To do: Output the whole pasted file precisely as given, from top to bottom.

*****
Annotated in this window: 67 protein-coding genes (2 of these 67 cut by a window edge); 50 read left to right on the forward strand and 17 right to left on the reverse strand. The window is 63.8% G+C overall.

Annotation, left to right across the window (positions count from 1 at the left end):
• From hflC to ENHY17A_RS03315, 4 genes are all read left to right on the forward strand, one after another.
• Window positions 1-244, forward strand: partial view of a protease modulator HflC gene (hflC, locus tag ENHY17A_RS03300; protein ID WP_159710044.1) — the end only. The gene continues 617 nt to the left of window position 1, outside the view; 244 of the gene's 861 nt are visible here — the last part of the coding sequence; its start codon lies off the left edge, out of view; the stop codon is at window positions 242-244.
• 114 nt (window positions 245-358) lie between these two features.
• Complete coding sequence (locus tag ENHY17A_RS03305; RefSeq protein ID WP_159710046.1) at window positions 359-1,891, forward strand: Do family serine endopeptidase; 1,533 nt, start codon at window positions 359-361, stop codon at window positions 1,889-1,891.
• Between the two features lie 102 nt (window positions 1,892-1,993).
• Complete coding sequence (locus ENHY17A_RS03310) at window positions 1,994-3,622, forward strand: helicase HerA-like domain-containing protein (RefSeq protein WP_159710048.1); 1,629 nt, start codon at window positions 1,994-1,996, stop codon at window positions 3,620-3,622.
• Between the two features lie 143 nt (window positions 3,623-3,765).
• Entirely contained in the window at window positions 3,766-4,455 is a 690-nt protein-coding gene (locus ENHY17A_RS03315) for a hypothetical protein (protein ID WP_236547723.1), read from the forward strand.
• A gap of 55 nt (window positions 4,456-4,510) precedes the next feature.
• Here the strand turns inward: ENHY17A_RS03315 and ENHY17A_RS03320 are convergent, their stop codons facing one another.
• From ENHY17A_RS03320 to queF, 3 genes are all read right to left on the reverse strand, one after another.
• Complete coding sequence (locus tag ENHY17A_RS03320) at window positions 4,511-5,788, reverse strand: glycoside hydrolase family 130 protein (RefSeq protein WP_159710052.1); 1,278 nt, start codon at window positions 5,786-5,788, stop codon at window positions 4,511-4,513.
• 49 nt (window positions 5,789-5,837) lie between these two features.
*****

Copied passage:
Annotated in this window: 67 protein-coding genes (2 of these 67 cut by a window edge); 50 read left to right on the forward strand and 17 right to left on the reverse strand. The window is 63.8% G+C overall.

Annotation, left to right across the window (positions count from 1 at the left end):
• From hflC to ENHY17A_RS03315, 4 genes are all read left to right on the forward strand, one after another.
• Window positions 1-244, forward strand: partial view of a protease modulator HflC gene (hflC, locus tag ENHY17A_RS03300; protein ID WP_159710044.1) — the end only. The gene continues 617 nt to the left of window position 1, outside the view; 244 of the gene's 861 nt are visible here — the last part of the coding sequence; its start codon lies off the left edge, out of view; the stop codon is at window positions 242-244.
• 114 nt (window positions 245-358) lie between these two features.
• Complete coding sequence (locus tag ENHY17A_RS03305; RefSeq protein ID WP_159710046.1) at window positions 359-1,891, forward strand: Do family serine endopeptidase; 1,533 nt, start codon at window positions 359-361, stop codon at window positions 1,889-1,891.
• Between the two features lie 102 nt (window positions 1,892-1,993).
• Complete coding sequence (locus ENHY17A_RS03310) at window positions 1,994-3,622, forward strand: helicase HerA-like domain-containing protein (RefSeq protein WP_159710048.1); 1,629 nt, start codon at window positions 1,994-1,996, stop codon at window positions 3,620-3,622.
• Between the two features lie 143 nt (window positions 3,623-3,765).
• Entirely contained in the window at window positions 3,766-4,455 is a 690-nt protein-coding gene (locus ENHY17A_RS03315) for a hypothetical protein (protein ID WP_236547723.1), read from the forward strand.
• A gap of 55 nt (window positions 4,456-4,510) precedes the next feature.
• Here the strand turns inward: ENHY17A_RS03315 and ENHY17A_RS03320 are convergent, their stop codons facing one another.
• From ENHY17A_RS03320 to queF, 3 genes are all read right to left on the reverse strand, one after another.
• Complete coding sequence (locus tag ENHY17A_RS03320) at window positions 4,511-5,788, reverse strand: glycoside hydrolase family 130 protein (RefSeq protein WP_159710052.1); 1,278 nt, start codon at window positions 5,786-5,788, stop codon at window positions 4,511-4,513.
• 49 nt (window positions 5,789-5,837) lie between these two features.